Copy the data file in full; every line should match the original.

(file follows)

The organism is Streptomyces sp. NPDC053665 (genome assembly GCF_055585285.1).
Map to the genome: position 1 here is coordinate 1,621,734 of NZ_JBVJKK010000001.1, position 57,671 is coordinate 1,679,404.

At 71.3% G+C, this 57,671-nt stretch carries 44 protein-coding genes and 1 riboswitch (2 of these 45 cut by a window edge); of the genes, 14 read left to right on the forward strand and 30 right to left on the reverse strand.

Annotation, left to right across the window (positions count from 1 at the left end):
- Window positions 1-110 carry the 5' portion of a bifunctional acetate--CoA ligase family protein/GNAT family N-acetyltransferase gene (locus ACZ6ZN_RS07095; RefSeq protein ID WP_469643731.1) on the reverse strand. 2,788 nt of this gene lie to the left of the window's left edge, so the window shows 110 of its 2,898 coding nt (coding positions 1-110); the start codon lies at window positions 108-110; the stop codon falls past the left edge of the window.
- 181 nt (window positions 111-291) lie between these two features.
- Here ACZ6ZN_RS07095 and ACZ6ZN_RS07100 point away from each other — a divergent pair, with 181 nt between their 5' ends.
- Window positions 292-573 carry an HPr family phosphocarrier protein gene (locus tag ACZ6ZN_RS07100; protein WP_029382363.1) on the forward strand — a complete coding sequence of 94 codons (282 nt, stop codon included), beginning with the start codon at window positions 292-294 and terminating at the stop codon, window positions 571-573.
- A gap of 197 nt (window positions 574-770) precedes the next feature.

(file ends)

The organism is Streptomyces sp. NPDC053665 (genome assembly GCF_055585285.1).
Map to the genome: position 1 here is coordinate 1,621,734 of NZ_JBVJKK010000001.1, position 57,671 is coordinate 1,679,404.

At 71.3% G+C, this 57,671-nt stretch carries 44 protein-coding genes and 1 riboswitch (2 of these 45 cut by a window edge); of the genes, 14 read left to right on the forward strand and 30 right to left on the reverse strand.

Annotation, left to right across the window (positions count from 1 at the left end):
- Window positions 1-110 carry the 5' portion of a bifunctional acetate--CoA ligase family protein/GNAT family N-acetyltransferase gene (locus ACZ6ZN_RS07095; RefSeq protein ID WP_469643731.1) on the reverse strand. 2,788 nt of this gene lie to the left of the window's left edge, so the window shows 110 of its 2,898 coding nt (coding positions 1-110); the start codon lies at window positions 108-110; the stop codon falls past the left edge of the window.
- 181 nt (window positions 111-291) lie between these two features.
- Here ACZ6ZN_RS07095 and ACZ6ZN_RS07100 point away from each other — a divergent pair, with 181 nt between their 5' ends.
- Window positions 292-573 carry an HPr family phosphocarrier protein gene (locus tag ACZ6ZN_RS07100; protein WP_029382363.1) on the forward strand — a complete coding sequence of 94 codons (282 nt, stop codon included), beginning with the start codon at window positions 292-294 and terminating at the stop codon, window positions 571-573.
- A gap of 197 nt (window positions 574-770) precedes the next feature.